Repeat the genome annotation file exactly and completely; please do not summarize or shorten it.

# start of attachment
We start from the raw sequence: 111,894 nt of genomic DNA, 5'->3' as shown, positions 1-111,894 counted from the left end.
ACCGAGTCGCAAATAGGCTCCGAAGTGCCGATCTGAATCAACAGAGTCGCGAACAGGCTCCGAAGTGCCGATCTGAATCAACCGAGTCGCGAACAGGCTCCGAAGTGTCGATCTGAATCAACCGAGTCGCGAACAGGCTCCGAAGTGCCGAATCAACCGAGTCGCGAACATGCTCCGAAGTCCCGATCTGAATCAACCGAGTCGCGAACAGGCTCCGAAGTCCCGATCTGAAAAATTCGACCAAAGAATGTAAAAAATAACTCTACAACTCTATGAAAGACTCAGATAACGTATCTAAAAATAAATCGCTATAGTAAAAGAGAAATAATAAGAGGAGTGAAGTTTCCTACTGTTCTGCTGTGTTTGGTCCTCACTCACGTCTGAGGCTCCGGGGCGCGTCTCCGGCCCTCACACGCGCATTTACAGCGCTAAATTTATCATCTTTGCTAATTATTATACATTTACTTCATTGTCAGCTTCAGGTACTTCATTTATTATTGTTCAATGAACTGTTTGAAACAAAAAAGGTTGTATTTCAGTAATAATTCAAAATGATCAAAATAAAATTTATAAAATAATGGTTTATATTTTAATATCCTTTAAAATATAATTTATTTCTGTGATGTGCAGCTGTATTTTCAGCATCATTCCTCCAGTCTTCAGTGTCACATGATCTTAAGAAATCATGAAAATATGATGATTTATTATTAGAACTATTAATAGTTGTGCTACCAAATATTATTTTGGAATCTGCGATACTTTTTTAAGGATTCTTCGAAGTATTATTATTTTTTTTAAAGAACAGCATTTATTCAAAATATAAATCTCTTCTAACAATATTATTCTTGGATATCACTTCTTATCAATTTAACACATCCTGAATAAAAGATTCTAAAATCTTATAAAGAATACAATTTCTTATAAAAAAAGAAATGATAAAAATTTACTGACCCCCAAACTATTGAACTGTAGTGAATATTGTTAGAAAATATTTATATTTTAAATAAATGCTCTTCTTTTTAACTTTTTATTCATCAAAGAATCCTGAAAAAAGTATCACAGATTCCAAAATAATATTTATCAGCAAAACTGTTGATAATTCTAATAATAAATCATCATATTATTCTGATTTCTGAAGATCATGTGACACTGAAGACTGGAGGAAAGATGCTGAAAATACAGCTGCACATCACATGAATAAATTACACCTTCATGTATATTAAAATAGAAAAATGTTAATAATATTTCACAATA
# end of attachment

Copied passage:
We start from the raw sequence: 111,894 nt of genomic DNA, 5'->3' as shown, positions 1-111,894 counted from the left end.
ACCGAGTCGCAAATAGGCTCCGAAGTGCCGATCTGAATCAACAGAGTCGCGAACAGGCTCCGAAGTGCCGATCTGAATCAACCGAGTCGCGAACAGGCTCCGAAGTGTCGATCTGAATCAACCGAGTCGCGAACAGGCTCCGAAGTGCCGAATCAACCGAGTCGCGAACATGCTCCGAAGTCCCGATCTGAATCAACCGAGTCGCGAACAGGCTCCGAAGTCCCGATCTGAAAAATTCGACCAAAGAATGTAAAAAATAACTCTACAACTCTATGAAAGACTCAGATAACGTATCTAAAAATAAATCGCTATAGTAAAAGAGAAATAATAAGAGGAGTGAAGTTTCCTACTGTTCTGCTGTGTTTGGTCCTCACTCACGTCTGAGGCTCCGGGGCGCGTCTCCGGCCCTCACACGCGCATTTACAGCGCTAAATTTATCATCTTTGCTAATTATTATACATTTACTTCATTGTCAGCTTCAGGTACTTCATTTATTATTGTTCAATGAACTGTTTGAAACAAAAAAGGTTGTATTTCAGTAATAATTCAAAATGATCAAAATAAAATTTATAAAATAATGGTTTATATTTTAATATCCTTTAAAATATAATTTATTTCTGTGATGTGCAGCTGTATTTTCAGCATCATTCCTCCAGTCTTCAGTGTCACATGATCTTAAGAAATCATGAAAATATGATGATTTATTATTAGAACTATTAATAGTTGTGCTACCAAATATTATTTTGGAATCTGCGATACTTTTTTAAGGATTCTTCGAAGTATTATTATTTTTTTTAAAGAACAGCATTTATTCAAAATATAAATCTCTTCTAACAATATTATTCTTGGATATCACTTCTTATCAATTTAACACATCCTGAATAAAAGATTCTAAAATCTTATAAAGAATACAATTTCTTATAAAAAAAGAAATGATAAAAATTTACTGACCCCCAAACTATTGAACTGTAGTGAATATTGTTAGAAAATATTTATATTTTAAATAAATGCTCTTCTTTTTAACTTTTTATTCATCAAAGAATCCTGAAAAAAGTATCACAGATTCCAAAATAATATTTATCAGCAAAACTGTTGATAATTCTAATAATAAATCATCATATTATTCTGATTTCTGAAGATCATGTGACACTGAAGACTGGAGGAAAGATGCTGAAAATACAGCTGCACATCACATGAATAAATTACACCTTCATGTATATTAAAATAGAAAAATGTTAATAATATTTCACAATA